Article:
Source Code Blocks
Developers are accustomed to seeing source code colorized to emphasize the code’s structure (i.e., keywords, types, delimiters, etc.). This technique is known as syntax highlighting. Since this technique is so prevalent, AsciiDoc processors will integrate at least one library to syntax highlight the source code blocks in your document. For example, Asciidoctor provides integration with Rouge, CodeRay, Pygments, and highlight.js, as well as an adapter API to add support for additional libraries.
Example 1 shows a listing block with the
source style and language
ruby applied to its content, hence a source block.
[source,ruby] ---- require 'sinatra' get '/hi' do "Hello World!" end ----
The result of Example 1 is rendered below.
require 'sinatra' get '/hi' do "Hello World!" end
source block is most often used to designate a block with source code of a particular language, the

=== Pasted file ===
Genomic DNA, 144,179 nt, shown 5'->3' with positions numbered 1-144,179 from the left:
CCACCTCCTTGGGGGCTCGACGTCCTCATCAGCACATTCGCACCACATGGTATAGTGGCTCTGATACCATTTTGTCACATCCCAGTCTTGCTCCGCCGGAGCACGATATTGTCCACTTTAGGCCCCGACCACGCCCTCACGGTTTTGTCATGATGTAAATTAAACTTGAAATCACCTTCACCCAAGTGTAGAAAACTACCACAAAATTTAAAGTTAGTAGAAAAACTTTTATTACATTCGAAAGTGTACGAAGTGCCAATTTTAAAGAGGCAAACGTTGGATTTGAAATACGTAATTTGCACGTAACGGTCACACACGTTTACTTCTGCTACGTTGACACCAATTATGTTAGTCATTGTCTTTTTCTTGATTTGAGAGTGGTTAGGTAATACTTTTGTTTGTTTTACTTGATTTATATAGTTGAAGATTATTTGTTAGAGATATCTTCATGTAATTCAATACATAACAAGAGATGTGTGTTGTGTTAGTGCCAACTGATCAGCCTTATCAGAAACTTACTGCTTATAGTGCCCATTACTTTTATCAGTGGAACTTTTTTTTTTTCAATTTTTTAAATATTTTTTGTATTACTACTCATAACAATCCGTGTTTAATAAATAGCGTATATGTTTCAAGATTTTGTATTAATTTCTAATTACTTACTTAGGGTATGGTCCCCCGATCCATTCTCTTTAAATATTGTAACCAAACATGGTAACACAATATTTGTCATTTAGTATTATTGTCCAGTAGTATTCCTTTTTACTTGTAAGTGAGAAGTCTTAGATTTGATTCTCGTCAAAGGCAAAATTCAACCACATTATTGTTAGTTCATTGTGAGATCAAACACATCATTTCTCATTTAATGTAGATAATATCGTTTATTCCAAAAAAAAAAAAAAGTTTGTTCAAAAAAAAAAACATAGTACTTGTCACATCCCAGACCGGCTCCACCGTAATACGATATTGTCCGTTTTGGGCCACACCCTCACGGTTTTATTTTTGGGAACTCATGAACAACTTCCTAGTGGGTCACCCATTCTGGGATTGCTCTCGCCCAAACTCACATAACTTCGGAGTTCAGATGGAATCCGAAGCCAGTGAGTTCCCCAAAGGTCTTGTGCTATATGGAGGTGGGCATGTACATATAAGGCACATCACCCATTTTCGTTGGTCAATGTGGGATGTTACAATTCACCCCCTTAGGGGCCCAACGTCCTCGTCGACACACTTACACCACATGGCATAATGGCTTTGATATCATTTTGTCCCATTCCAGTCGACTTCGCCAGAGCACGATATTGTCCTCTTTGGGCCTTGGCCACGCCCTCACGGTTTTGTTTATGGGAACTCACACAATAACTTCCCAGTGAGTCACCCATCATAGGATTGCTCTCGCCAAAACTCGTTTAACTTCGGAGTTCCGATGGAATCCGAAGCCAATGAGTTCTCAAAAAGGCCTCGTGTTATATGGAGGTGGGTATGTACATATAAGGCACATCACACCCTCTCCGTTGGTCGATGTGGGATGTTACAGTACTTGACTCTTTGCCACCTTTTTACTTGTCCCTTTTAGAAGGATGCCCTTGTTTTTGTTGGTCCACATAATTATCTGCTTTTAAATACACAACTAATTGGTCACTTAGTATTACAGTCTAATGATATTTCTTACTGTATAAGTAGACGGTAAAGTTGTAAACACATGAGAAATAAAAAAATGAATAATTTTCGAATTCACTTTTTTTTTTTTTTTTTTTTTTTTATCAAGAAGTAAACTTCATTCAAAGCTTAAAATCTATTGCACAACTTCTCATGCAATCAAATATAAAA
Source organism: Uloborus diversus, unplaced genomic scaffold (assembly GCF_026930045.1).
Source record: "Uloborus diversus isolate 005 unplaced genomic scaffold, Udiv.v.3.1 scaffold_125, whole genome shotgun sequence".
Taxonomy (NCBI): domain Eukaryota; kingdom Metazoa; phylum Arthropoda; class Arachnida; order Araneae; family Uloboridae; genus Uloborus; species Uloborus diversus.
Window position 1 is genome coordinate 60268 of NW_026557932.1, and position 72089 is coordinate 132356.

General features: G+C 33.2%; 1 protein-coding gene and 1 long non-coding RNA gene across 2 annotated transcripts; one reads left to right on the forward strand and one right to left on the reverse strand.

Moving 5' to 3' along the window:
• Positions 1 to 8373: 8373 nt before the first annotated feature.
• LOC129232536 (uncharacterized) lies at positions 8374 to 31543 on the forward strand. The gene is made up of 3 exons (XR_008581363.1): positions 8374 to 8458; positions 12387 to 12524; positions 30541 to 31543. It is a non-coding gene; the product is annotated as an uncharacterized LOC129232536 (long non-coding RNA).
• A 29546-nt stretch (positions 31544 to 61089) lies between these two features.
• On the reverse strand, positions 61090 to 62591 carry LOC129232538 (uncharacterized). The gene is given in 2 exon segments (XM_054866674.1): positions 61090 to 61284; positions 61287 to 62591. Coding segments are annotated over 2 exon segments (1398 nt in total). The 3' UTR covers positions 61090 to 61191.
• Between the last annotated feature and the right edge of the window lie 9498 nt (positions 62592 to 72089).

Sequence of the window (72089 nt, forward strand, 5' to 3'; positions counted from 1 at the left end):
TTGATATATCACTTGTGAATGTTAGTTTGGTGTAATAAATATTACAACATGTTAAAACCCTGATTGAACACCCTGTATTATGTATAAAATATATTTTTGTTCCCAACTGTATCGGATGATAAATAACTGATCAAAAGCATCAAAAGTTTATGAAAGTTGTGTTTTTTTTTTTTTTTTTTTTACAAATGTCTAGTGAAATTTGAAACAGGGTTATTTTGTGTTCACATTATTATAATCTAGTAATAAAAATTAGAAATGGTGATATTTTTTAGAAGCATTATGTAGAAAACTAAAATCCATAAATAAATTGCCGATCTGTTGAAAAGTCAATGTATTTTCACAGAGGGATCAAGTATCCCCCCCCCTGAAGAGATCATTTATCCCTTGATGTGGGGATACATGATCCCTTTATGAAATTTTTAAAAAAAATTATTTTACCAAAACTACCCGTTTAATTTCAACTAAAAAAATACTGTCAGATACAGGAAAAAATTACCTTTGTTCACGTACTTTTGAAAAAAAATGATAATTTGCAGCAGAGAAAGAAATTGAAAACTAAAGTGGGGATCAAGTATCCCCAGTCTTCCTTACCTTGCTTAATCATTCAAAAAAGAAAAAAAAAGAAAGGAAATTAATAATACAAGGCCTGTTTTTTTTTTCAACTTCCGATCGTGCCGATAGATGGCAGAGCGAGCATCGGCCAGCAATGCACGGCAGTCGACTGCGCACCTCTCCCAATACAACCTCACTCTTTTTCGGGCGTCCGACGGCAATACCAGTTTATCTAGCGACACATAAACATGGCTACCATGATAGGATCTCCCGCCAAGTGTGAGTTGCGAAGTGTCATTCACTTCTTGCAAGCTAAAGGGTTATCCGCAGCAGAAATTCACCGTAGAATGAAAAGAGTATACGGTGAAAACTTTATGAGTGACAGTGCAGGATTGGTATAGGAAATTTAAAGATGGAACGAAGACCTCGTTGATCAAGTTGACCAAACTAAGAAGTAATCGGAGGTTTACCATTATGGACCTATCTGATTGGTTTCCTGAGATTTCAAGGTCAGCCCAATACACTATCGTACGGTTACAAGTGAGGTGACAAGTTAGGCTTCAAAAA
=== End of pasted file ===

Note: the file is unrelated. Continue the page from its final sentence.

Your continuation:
source style itself is optional.
The mere presence of the language on a listing block automatically promotes it to a source block.
Example 2 shows a listing block implied to be a source block because a language is specified.
[,ruby] ---- require 'sinatra' get '/hi' do "Hello World!" end ----
This shorthand also works if the
source-language attribute is set on the document, which serves as the default language for source blocks.
source-language attribute is set on the doucment and you want to make a regular listing block, add the
listing style to the block.
You can use an include directive to insert source code into an AsciiDoc document directly from a file.
[source,ruby] ---- include::app.rb ----
If you specify custom substitutions on the source block using the